Friday, 8 January 2021

The Life of Hippocrates the Doctor

 


The greatest medical doctor of the ancient world was the Greek physician Hippocrates of Kos (c.460bc-c.377bc). It is unfortunate that he was so highly regarded in ancient Greece that almost every medical innovation was, at one time or another, credited to him. It is difficult now to know how much can truly be ascribed to him.

 Hippocrates was born on the island of Kos, just off the coast of what is now Turkey, at a time when this area was under the control of the Persian Empire. The local Greek cities, such as Astypalea where Hippocrates lived, were self-governing. At a young age, perhaps around 10, Hippocrates went to train as a doctor with his grandfather Nebrus, one of the best regarded physicians in the area.

 Hippocrates was determined to be the best healer that there was, and devised what was then a revolutionary method. Instead of merely relying on what Nebrus and other physicians taught him, Hippocrates thought that the best way of discovering how to cure diseases was to learn from examples. Fortunately for him the local temple of Asclepius, god of healing, had a unique library of reference material. It had been the custom for centuries that those who had been cured of disease should donate to the temple a sum of money, plus a tablet on which the symptoms of the disease and the steps taken to cure it were inscribed. Hippocrates set himself the vast task of reading each and every tablet, sorting them out into categories depending on which disease was described and then compiling a list of the treatments that seemed to have worked best.

 This may sound like a scientific system, but Hippocrates was a man of his time and firmly believed that prayers to and rituals carried out in honour of Asclepius could be effective. In some cases the fact that the patient believed that the god was going to act might have been enough to effect a cure - a phenomenon recognised today as the placebo effect. Nevertheless, the system developed by Hippocrates proved to be highly successful and within a short time he was recognised as the best doctor in the Greek world.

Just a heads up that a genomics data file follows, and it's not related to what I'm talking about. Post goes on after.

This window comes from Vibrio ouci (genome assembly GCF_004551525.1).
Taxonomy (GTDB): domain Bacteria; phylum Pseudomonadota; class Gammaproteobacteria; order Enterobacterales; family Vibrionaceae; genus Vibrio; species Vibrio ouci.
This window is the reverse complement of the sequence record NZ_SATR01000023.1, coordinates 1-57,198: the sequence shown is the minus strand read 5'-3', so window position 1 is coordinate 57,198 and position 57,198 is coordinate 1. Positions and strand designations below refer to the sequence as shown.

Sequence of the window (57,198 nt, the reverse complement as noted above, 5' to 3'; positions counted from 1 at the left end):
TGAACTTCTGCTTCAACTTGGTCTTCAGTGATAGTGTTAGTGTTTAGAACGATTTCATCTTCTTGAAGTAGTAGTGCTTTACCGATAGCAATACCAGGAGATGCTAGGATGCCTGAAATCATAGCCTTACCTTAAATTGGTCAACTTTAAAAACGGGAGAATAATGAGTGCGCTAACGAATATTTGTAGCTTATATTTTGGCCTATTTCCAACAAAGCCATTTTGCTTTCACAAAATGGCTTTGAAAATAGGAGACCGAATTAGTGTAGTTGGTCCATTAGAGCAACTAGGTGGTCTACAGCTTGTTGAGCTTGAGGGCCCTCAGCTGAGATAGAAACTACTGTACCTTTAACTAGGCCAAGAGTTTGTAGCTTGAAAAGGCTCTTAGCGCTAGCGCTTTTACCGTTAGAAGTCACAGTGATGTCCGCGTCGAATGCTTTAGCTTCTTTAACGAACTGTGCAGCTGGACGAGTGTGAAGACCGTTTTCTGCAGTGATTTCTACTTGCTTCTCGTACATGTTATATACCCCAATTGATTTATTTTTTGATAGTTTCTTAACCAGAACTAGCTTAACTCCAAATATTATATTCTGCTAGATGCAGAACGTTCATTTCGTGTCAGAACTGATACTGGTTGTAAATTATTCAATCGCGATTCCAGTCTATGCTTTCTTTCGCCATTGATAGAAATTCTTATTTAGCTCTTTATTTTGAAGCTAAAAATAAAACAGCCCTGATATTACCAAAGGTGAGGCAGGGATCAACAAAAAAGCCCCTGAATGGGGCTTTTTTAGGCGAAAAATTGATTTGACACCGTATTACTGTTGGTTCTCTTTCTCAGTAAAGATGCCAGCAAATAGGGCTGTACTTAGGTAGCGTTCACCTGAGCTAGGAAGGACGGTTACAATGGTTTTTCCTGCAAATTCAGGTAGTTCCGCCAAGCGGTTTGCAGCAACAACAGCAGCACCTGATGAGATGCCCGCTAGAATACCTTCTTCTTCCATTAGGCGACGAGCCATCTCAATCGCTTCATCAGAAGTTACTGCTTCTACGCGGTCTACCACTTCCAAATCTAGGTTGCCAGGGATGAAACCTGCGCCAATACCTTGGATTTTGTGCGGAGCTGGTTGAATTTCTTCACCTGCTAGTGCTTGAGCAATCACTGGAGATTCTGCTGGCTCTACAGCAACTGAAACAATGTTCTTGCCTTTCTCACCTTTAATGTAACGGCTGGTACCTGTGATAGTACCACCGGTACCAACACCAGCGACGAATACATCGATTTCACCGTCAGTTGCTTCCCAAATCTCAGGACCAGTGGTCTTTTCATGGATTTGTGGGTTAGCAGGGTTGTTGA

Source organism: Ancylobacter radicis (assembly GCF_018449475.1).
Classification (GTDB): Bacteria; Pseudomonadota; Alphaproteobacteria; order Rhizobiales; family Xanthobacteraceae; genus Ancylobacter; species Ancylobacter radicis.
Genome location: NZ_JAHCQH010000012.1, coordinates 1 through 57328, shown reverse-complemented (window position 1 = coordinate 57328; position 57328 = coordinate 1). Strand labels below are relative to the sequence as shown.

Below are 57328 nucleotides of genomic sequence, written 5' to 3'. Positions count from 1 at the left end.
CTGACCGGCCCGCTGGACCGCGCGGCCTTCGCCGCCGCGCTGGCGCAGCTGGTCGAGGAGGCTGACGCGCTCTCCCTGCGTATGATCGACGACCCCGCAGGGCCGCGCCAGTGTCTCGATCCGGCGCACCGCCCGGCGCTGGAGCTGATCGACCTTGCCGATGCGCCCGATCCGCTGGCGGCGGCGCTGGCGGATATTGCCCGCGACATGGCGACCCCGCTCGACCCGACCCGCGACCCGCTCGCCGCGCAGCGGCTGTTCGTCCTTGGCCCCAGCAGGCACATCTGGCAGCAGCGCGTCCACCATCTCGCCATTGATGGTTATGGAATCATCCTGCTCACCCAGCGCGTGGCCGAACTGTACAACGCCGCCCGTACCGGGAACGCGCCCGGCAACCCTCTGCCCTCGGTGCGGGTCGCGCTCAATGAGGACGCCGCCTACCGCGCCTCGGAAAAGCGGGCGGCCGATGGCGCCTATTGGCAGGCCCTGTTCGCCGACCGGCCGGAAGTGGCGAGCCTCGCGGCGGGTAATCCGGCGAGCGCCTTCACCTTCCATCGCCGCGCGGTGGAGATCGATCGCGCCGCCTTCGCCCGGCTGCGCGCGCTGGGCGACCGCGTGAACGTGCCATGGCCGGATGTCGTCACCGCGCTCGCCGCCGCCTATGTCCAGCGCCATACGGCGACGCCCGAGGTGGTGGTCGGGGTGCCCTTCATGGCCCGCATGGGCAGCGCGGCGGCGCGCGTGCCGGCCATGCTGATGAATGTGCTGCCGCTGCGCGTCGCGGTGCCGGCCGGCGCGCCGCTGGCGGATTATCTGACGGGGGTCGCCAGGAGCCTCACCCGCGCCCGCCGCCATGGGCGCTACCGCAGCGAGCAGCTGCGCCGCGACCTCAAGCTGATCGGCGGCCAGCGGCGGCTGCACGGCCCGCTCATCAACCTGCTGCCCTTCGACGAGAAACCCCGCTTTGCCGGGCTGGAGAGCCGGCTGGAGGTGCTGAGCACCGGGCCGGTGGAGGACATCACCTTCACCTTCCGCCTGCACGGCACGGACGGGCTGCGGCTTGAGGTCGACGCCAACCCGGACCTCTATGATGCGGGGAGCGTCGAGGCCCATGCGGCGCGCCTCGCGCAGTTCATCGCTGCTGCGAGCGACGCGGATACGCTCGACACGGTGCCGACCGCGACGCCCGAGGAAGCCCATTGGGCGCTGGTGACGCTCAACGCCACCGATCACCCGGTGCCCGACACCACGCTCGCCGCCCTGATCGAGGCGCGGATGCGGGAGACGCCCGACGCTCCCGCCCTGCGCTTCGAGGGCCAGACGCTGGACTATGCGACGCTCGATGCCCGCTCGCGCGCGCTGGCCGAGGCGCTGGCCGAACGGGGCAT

Sometimes around 430bc a plague broke out in Athens and the city authorities sent for Hippocrates. The doctor arrived in the city armed with his books and lists of symptoms and cures. He took into his care a group of 42 patients, isolated them from all other people and went to work. He first studied their symptoms, then cross checked these to his records and prescribed treatment. Of the 42 only 17 survived but this was a much lower death rate than untreated citizens were suffering. Hippocrates treatments were quickly distributed throughout the city and the plague was defeated. The Athenians made him a citizen of Athens, gave him the best seat at all their festivals and paid him a handsome fee in gold.

 Returning to Kos, Hippocrates decided to take his second unprecedented step. He published his cures, treatments and failures to make his knowledge freely available to other doctors. Before long Kos had become the centre of the medical profession as students flocked to the island to learn from Hippocrates and to swap accounts of successes and failures in the medical profession. He never again left Kos, but instead corresponded with other physicians to amass a vast library that he left to future generations of doctors. The ruins of what is thought to have been his house were discovered during excavations in the 19th century.

 

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